“We strongly believe that people who plan their estates properly will be able to maintain intergenerational wealth,” Lancier Legal PLC says. “While these methods won’t produce spectacular wealth, they will help to keep money in the family for longer.”
There are numerous reasons why middle-class families are looking to build intergenerational wealth.

Financial Security

The main driver is financial security. People want to build wealth for their families into the future and create a culture of investment and savings that transmits down the generations.
“Estate planning is essential for things like education, healthcare, and other resources. People don’t want to rely on external sources of income and wealth that might not be available in the future,” Lancier Legal says.
The risks are, of course, real. Unfunded government debtmeans that many people might not receive the benefits they’ve paid for all their lives. In the future, private money may have to make up the difference for a dwindling state welfare scheme.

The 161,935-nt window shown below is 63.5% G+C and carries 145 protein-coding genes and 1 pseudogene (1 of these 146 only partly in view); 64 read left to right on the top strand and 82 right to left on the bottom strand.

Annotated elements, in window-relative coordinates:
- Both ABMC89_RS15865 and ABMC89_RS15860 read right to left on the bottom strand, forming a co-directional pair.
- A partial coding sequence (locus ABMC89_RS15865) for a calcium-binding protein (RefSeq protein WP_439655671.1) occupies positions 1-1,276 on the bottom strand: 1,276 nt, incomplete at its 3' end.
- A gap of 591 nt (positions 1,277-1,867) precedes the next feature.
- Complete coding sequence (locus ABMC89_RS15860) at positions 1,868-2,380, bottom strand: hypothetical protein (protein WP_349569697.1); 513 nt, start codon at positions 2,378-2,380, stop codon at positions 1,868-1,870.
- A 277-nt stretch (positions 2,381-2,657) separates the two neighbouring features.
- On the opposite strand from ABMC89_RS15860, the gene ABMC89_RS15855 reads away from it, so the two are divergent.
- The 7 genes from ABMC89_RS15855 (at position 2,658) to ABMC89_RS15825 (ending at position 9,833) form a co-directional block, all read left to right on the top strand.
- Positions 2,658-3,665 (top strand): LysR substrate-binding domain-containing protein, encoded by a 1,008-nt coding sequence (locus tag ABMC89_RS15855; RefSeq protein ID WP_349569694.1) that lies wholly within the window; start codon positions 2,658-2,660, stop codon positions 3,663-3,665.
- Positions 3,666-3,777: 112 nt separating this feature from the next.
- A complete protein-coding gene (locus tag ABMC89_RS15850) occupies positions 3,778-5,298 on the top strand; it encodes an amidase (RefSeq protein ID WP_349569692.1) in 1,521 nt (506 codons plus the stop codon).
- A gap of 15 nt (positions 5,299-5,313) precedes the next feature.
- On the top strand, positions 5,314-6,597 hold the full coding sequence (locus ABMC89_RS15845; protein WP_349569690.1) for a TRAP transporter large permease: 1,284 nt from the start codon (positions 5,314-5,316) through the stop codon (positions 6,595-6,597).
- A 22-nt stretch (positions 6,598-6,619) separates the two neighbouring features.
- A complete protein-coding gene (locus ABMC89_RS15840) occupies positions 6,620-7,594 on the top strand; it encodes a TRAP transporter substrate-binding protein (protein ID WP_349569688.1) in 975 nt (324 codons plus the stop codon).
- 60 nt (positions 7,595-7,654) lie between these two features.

The economy might also suffer in the future if debt continues to be a problem. Productivity might not rise fast enough to justify high transfer payments in the future.
“Our clients want to know their money is going to go to a good place once they are gone,” says Lancier Legal. “That’s fundamentally what estate planning is all about. The economy is unknown, but private wealth tends to have more sticking power.”

Legacy And Family Values

The middle class is also using intergenerational wealth as a legacy and to promote family values. Instead of allowing state laws to divide assets, owners of large estates are using formulas designed to enable money to last for longer and to go to good causes.
“The rise in the number of families putting their assets in trusts has been quite significant,” Lancier Legal says. “We’re seeing people looking for ways to ensure their money is put to good use after they are gone so that they can protect their legacy and establish the reputation of their family for the future.”